THAIPUSAM brings many Hindu temples to life across Malaysia, and is a great time to be immersed in Malaysia’s rich Indian heritage. However, this time around, Thaipusam will be slightly different than how it was before pandemic due to the implementation of SOPs.
Only a certain number of people are allowed and activities during the celebrations are limited. While the celebrations may be different, but it’s always good to look back on how you enjoyed the festival before, as it brings back good memories and nurtures the festive spirit in us.
Here, we look at five temples across our country that hosted Thaipusam parades every year.
Batu Caves, Kuala Lumpur
Address: Gombak, 68100 Batu Caves, Selangor
The most impressive Thaipusam procession takes place at none other than the impressive Batu Caves. Celebrations at Batu Caves are an amazing experience not only for the locals but also tourists from around the world. Every year, over 10,000 people visit Batu Caves to witness the celebration of our pride, Lord Murugan.
Dedicated to the great god, the temple is packed with devotees and kavadi bearers making their way up to the cave shrine. On the night before Thaipusam, Hindus gather at Sri Mahamariaman Temple. From there they depart in the evening for an approximately eight-hour walk towards Batu Caves and arrive the next morning. The long journey culminates in climbing 272 steps to the cave entrance.
Sri Mahamariamman Temple, Kuala Lumpur
Address: Jalan Tun H. S. Lee, City Centre, 50000 Kuala Lumpur, Wilayah Persekutuan Kuala Lumpur
The Sri Mahamariamman temple in Kuala Lumpur is one of the most popular temples among devotees and visitors alike. There is a giant sliver chariot, a major feature during the Hindu festival of Thaipusam. The chariot is brought out from the temple when Thaipusam approaches.
You may pay a visit to the temple on that holy day to see for yourself how the chariot is used to carry the statues of Lord Murugan and his consorts up to Batu Caves in the wee hours of the morning. These chariots are traditionally carried every year from the Sri Mahamariamman temple to Batu Caves. Thousands of devotees worship here during Thaipusam, but many can be seen here at other times. After all, the temple itself is a magnificent piece of architecture!
Kallumaalai Temple, Ipoh
Address: 140, Jalan Raja Musa Aziz, 30300 Ipoh, Perak.
Built in 1889, Kallumaalai Temple is the tallest tower in the country at 70 feet. A quiet and serene temple complex on a hilltop during normal days, it transforms into a lively spectacle during celebration season. Kallumalai Arulmigu Subramaniyar Temple is the first temple that comes to mind when you think of Ipoh’s religious sites! It was once an in-cave temple, and has its own building on the banks of the Kinta River.
Even during normal days, the temple is famous for its peaceful atmosphere. Tourists and locals visit the temple for sightseeing and for prayer as well. Although it’s geographically situated on the outskirts, this temple has been transformed into a lively place of worship. Vehicles and people fill the entire place for the procession during Thaipusam, making it the third largest Thaipusam temple in Malaysia.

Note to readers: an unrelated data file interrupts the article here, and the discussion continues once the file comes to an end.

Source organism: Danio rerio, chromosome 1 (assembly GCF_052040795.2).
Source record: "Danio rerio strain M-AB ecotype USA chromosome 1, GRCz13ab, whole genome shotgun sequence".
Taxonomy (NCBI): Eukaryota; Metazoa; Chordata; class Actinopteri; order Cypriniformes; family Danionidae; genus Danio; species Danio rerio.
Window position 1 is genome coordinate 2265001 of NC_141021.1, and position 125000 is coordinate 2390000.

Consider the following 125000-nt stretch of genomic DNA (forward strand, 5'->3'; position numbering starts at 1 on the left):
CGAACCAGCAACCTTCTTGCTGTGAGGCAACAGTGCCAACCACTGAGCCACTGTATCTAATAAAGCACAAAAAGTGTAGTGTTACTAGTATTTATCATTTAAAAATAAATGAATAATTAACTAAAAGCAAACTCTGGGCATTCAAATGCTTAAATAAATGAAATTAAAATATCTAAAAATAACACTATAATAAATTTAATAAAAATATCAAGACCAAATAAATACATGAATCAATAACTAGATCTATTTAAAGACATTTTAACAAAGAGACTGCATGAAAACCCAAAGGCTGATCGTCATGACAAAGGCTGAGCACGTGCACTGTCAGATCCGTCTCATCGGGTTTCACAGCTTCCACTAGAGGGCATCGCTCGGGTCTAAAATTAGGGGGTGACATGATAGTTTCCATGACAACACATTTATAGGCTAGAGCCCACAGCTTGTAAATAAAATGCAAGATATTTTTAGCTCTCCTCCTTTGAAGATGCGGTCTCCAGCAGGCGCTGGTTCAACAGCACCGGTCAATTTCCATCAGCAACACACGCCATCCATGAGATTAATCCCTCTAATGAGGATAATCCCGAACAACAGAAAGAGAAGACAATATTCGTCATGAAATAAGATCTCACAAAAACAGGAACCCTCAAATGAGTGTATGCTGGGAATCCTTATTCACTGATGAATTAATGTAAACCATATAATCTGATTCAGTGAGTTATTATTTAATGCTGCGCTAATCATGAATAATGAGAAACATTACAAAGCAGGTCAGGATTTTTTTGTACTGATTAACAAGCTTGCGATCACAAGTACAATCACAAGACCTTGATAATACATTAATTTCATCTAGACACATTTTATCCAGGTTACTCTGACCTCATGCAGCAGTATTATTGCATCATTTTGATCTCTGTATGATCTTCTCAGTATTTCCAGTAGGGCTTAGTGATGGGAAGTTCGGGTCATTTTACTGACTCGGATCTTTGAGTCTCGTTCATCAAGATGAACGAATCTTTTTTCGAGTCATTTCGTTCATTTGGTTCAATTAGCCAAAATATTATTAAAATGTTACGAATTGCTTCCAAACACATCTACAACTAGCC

Muniswarar Temple, Johor
Address: 1, Jalan Mempelam, Kawasan Perusahaan Tampoi, 81200 Johor Bahru, Johor
Every year, Johor’s oldest temple attracts many visitors during the grand festival of Thaipusam. The temple is dedicated to the Hindu god Muniswarar. The fully gold-plated inner shrine is worth a visit during Thaipusam.
This is because it is the first in the country to have such beautiful dazzling installation. This is also one of the reasons why it is called the Batu Caves of Johor!
Kavadis are carried by devotees for 4km from the temple to Sri Subramaniar Temple at Jalan Pengkalan Rinting Road and back to Sri Muniswarar temple. Thousands of devotees fill the temple to witness the prayers of Lord Murugan during Thaipusam.
Waterfall Temple, Penang
Address: 17, Jalan Kebun Bunga, Pulau Tikus, 10350 George Town, Penang.
The Penang Waterfall Temple or Arulmigu Balathandayuthapani Temple is one of the oldest Hindu temples in the state. The hilltop temple is also the most vibrant place to watch the bringing of Vel on the island. The Penang Thaipusam procession begins at dawn at Sri Mahamariamman Temple. Along the way, devotees and visitors will pass by Penang’s famous Hindu temples, such as the Sri Muthu Mariamman Temple in Lorong Kulit and the Shree Muniswarar Temple in Jalan Kebun Bunga.
Those wishing to witness the piercing ritual can do so here. After reaching the foot of the mountain, devotees must climb more than 500 steps to reach the Arulmigu Sri Balathandayuthapani Waterfall Hilltop Temple, which is 272 steps higher than the famous Batu Caves!
Besides the temples mentioned above, any temple dedicated to Lord Murugan will also carry out special prayers on this day. Celebrating Thaipusam might be a little more difficult this year but that shouldn’t stop devotees from remembering Lord Murugan. Having prayers at home is still considered a blessing.
To all Malaysians who are celebrating, have a great one, and please wear your masks and follow SOPs if you are planning to visit any of these temples!